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buspar RootsMagic 4 | ThinkGenealogy
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RootsMagic 4 Citation Quality Gotcha #2

Wednesday, 8 Jul 2009 | by Mark Tucker

In gotcha #1 we looked at the issue of having the Source quality associated with the Source Details instead of the Master Source.  In gotcha #2 we look at issues dealing with evidence.

Source, Information, & Evidence

According to Evidence Explained by Elizabeth Shown Mills, ”sources are artifacts, books, digital files, documents, film, people, photographs, recordings, websites, etc.” (see page 24)  Information is the content of the source.  Evidence “represents our interpretation of information we consider relevant to the research question or problem.” (see page 25)  So in order to classify evidence we need both information and a research objective.  Even though the Genealogical Proof Standard (GPS) does not include a step to define research goals, I’ve included it as part of the Genealogy Research Process Map because it is implied.  Step one of the GPS states:

“We conduct a reasonable exhaustive search in reliable sources for all information that is or may be pertinent to the identity, relationship, event, or situation in question.”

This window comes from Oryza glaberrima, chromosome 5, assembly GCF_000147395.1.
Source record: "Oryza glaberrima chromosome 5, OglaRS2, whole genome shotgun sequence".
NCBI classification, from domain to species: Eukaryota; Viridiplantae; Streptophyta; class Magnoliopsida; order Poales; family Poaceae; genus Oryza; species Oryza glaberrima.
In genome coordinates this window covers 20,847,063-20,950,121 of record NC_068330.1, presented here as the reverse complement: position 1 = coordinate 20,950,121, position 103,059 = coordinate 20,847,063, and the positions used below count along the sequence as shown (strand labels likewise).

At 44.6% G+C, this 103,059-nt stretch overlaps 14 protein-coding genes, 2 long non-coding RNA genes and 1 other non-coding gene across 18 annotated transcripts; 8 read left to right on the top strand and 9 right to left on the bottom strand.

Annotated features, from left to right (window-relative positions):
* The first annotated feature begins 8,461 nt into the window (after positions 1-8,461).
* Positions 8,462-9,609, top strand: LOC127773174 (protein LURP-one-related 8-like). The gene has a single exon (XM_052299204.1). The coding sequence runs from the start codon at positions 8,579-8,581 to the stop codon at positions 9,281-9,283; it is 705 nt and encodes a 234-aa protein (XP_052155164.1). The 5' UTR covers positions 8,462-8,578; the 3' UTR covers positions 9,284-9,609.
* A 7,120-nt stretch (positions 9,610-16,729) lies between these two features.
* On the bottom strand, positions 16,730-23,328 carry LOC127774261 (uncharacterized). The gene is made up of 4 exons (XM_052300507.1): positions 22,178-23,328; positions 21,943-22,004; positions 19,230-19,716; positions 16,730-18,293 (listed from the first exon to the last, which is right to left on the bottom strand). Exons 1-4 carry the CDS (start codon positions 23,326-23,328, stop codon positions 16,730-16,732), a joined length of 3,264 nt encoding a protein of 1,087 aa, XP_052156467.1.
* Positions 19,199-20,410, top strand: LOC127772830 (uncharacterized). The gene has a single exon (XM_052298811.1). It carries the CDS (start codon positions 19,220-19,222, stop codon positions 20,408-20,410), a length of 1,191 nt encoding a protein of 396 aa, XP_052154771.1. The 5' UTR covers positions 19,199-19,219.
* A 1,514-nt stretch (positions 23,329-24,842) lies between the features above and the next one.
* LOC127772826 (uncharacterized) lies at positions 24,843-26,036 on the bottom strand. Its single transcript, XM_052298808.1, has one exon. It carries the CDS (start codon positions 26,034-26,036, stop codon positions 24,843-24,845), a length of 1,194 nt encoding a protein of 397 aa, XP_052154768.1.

The BCG Genealogical Standards Manual, page 1.

How do we know which sources to search if we don’t have a research objective?  The definitions of direct and indirect evidence also points to the need to have a defined research objective:

Direct evidence – relevant information that seems to answer the research question or solve the problem all by itself.
Indirect evidence – relevant information that cannot, alone, answer the question;
Negative evidence – an inference we can draw from the absence of information that should exist under particular circumstances.
Evidence Explained, page 25

Even the definition for negative evidence hints at a research objective.

So how can we set the citation quality value for evidence in RootsMagic or any other genealogy software unless we have a research objective?